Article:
When someone advocates child abuse for something as meaningless and culturely subjective as hand gestures, you don’t quibble over the semantics of how to criticize it…
As far as I know, no one was advocating child abuse. And certainly no one is now. At least not publically, or else they’d surely be receiving plenty of death wishes/threats at this very moment already.
You don’t think Pastor Harris’s comments about four-year-olds is advocating abuse? What he said was “crack that wrist.” Either “break the kid’s wrist” or “hit it hard enough to make a CRACK sound” would be abusive.
You have to take what he said in the spirit that it was meant, KellyK. If you don’t have the Holy Spirit within you, it might be easy to conclude such things, but his Spirit-filled congregation—whom he was actually addressing, not us—and I as well, have a different understanding of it, one which Pastor Harris has subsequently clarified for you all. Really, take a listen to it, and tell me all the people laughing must psychopaths or something.
As for what might, or might not, be “advocating abuse”, it’s not mine to judge. But abuse itself—I know it when I see it, so that soon, it will indeed be judged, by its fruits. So just sit tight and see how it’s understood and what it accomplishes in those in whom Christ Jesus dwells, amen?
When he said “Crack that wrist,” I heard “amen’s” and mumbled approval, but no laughter. I don’t think he was joking. Even if he was joking, the idea of it being a joke rests on the idea that seriously hurting a four-year-old and making him go dig a ditch is funny, if the four-year-old is acting effeminate. I don’t find that funny, not even a little.
When you say “his Spirit-filled congregation” and “not us,” you seem to assume both that all his congregation has the Holy Spirit within them and that the people on this blog don’t. Where exactly do you get the evidence for that assertion?
It’s not? If you know abuse when you see it, how can you not recognize someone telling another person to abuse their kid? That makes no sense to me. And why “sit tight” until more kids are actually abused. Why not say “no, that isn’t an appropriate way to treat a four-year-old”
First, I thought I did say that isn’t an appropriate way to treat a four-year-old! However, it is purely by your own judgment that that’s what he really told anyone–conveyed to any intended person(s)–that they should actually do so.
And more kids *are* being abused, KellyK, all the time, and you might be surprised to learn that the majority of them are not gay. So why do we “sit tight” and discuss this thing on a blog in cyberspace? Simple: you and I lack certain knowledge of where it is and/or sufficient means of putting a stop to it.
As for the omnipresence of the Holy Spirit:
What does ‘he ascended’ mean except that he also descended to the lower, earthly regions? He who descended is the very one who ascended higher than all the heavens, in order to fill the whole universe.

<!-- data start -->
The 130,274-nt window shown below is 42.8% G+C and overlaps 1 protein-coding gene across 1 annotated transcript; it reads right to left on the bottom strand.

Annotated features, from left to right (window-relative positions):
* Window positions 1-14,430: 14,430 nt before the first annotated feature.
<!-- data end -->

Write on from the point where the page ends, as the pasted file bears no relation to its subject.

And God placed all things under his feet and appointed him to be head over everything for the church, which is his body, the fullness of him who fills everything in every way.
And he who searches our hearts knows the mind of the Spirit, because the Spirit intercedes for God’s people in accordance with the will of God. And we know that in all things God works for the good of those who love him, who have been called according to his purpose.
There is one body and one Spirit, just as you were called to one hope when you were called; one Lord, one faith, one baptism; one God and Father of all, who is over all and through all and in all.
It’s not so much irony I’m going for as completion of the dialectic while also conducting a number of social experiments along the way (I know, small sample to work with, but its better than nothing in giving me the first-person experiential evidence needed to confirm several thoughts I expressed in my mini-lecture in regards to trolling, Silly Putty, and us), with the added potential benefit of keeping the fighters in good shape (as there appeared to be some real weaknesses, perhaps owing to not having encountered much strong opposition around here recently), sparing with them whilst (or at least, it was supposed to be then, but some of it got held up due to moderation and then the subsequent moving-on that people have to do—which is not to blame but to explain, as I understand why you would do as you did, John) meanwhile there was no one else around to deserve their anger (which, let’s admit, was looking for a target).
Putting aside whether it’s ethical to experiment on people without their knowledge or consent, did you worry you might do too good a job and actually convince someone (who may read and never comment, or even come back for the rebuttal)? I know the real opposition isn’t great practice, but maybe we don’t need to be inadvertently helping them out?
As for the first ethical issue you mention, let’s consider it this way: What is it that you are doing now? To gain some sort of understanding or experience through interacting (which is the same thing as experimenting, except that the latter implies a control and conscious study, the presence or absence of which is entirely morally neutral) without my consenting that you seek to do so? Or attempting without my consent to affect some change in me? Either way though, our interaction, now as before, is mutually consenting. You decide if, what, and when you want to read what I say or say anything in response.